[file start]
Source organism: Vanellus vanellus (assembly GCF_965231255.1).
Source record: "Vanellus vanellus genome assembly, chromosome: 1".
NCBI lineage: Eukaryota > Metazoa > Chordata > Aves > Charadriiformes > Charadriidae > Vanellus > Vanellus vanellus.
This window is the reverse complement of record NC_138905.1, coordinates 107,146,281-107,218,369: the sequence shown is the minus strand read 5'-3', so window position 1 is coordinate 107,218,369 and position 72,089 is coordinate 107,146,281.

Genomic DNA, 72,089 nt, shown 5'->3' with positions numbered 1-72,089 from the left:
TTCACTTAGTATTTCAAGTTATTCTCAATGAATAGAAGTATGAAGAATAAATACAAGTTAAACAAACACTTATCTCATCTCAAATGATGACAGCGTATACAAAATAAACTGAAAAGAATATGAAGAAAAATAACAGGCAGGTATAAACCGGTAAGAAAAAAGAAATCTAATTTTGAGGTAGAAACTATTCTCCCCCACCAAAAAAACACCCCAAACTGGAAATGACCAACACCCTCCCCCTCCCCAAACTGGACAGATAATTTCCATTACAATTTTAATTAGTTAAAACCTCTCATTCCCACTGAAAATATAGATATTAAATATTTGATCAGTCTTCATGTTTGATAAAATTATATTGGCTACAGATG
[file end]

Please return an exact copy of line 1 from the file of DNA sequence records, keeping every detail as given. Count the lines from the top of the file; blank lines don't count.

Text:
Source organism: Vanellus vanellus (assembly GCF_965231255.1).